The strategy does not consider the recent announcements made at COP26, where a new ambitious, long-term Just Energy Transition Partnership was created to support South Africa's decarbonisation efforts. US$8.5 bn has been committed to helping South Africa finance innovative technical developments and investments, including electric vehicles and green hydrogen, which will have a significant impact on the pace of transition for South Africa.
2.1. Scope 1 and 2 GHG emission reduction targets
Most of SOL’s scope 1 and 2 GHG emissions are from its South African Energy and Chemicals business. Under SOL’s target, these emissions will reduce from 63.9 Mt CO2e in FY17 to 44.7 Mt CO2e in FY30. Scope 1 and 2 GHG emissions from its International Chemical business were 2.8 Mt in FY17, which under SOL’s target will reduce to 2.0 Mt by FY30. Collectively, these GHG emissions account for 98% of SOL’s disclosed scope 1 and 2.
Table: SOL Scope 1 and 2 GHG emission reduction targets
|Scope 1 and 2
|South Africa - Energy and Chemicals, excl Natref
|-1% to date
|International - Chemicals
Source: Global Climate Insights, Company data. * Note SOL’s scope 1 and 2 target for its International Chemicals business includes an additional 600k CO2e in the base year (FY17), to reflect the impact of Lake Charles at full production. It is not currently possible to compare FY21 GHG emissions for this business to the FY17 base on a like for like basis.
SOL’s FY30 GHG emission reduction target for scope 1 and 2 emissions has three core components:
Procurement of renewable energy:
- Procurement of 1,200 MW for Secunda (800 MW by SOL, 400 MW by Air Liquide), enough to power Secunda at full capacity. However, electricity from the grid may still be required depending on renewable energy load factors.
- Direct purchases of renewable energy for SOL’s International Chemicals business.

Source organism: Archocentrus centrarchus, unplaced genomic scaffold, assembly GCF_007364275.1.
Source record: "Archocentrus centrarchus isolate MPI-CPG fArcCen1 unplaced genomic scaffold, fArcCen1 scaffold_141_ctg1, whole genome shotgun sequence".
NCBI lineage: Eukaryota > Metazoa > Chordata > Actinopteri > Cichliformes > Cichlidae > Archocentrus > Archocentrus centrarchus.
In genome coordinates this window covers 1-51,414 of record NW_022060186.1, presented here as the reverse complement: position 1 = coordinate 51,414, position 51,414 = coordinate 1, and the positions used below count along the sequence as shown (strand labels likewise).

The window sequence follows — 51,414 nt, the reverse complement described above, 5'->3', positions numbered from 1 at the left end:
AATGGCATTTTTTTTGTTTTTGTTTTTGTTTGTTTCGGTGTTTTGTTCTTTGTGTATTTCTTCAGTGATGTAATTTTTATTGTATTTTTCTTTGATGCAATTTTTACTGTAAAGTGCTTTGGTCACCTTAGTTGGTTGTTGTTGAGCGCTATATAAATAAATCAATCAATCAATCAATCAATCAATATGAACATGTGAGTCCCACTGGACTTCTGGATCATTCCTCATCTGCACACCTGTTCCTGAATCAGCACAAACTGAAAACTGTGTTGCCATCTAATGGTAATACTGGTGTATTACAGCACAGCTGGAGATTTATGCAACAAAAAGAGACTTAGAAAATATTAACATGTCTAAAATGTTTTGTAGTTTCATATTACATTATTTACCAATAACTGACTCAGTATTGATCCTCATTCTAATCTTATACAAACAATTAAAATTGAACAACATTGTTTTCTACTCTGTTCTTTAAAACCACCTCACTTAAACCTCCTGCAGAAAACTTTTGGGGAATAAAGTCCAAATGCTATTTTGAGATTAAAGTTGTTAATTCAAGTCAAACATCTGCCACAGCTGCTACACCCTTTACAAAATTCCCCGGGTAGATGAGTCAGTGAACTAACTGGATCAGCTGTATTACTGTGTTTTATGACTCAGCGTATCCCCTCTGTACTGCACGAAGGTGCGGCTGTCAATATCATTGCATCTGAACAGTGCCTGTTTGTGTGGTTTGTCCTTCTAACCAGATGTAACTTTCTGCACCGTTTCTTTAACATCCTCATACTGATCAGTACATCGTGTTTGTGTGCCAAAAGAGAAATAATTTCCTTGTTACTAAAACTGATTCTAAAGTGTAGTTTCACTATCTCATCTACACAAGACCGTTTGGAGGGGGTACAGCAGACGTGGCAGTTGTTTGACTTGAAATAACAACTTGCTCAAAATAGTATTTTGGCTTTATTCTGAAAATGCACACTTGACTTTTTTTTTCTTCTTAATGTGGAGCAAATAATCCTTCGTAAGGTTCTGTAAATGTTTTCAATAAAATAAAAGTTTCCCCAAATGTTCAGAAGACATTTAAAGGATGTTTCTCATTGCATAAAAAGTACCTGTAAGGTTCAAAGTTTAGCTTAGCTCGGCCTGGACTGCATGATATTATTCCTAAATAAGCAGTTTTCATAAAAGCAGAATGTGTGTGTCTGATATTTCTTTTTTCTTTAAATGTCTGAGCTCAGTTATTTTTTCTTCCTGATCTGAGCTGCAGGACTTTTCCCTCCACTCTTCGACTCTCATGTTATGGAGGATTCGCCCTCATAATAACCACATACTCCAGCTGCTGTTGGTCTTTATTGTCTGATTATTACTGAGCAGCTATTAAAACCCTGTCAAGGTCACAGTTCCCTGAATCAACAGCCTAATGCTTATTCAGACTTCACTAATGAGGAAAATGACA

A shift from coal to gas: coal intake reducing 9 Mt p.a and gas feedstock increasing 40-60 PJ p.a.
Energy efficiency improvements: SOL aims to achieve a 30% energy efficiency by FY30 from a FY05 baseline, including an undisclosed amount to be performed by CCUS for the International Chemical business.
At its 2021 Capital Market Day SOL has separately stated that it expects to require ~2% of sustainable carbon by FY30 and 5%-10% sustainable carbon by FY40+ (not explicitly stated in SOL’s GHG emission reduction targets). We expect that this will be required if SOL expects to maintain or grow its FY19 production levels.
SOL has not disclosed the expected contribution for each of its decarbonisation activities across its scope 1 and 2 targets. However, SOL has indicated the proportionate contribution from its scope 1 and 2 target for its South Africa - Energy and Chemicals (excl. Natref) GHG emission reduction target, as shown in the chart below. Between FY17 and FY30, scope 1 and 2 GHG emissions for its South African business are expected to decline 19.2Mt. The implied reduction from each lever is as follows:
- 10.9 Mt reduction, the shift of feedstock from coal to gas, ~17 percentage points of the 30% reduction.
- 5.0 Mt reduction from energy efficiency, ~8 percentage points of the 30% reduction.
- 3.3 Mt reduction from renewable energy, ~5 percentage points of the 30% reduction.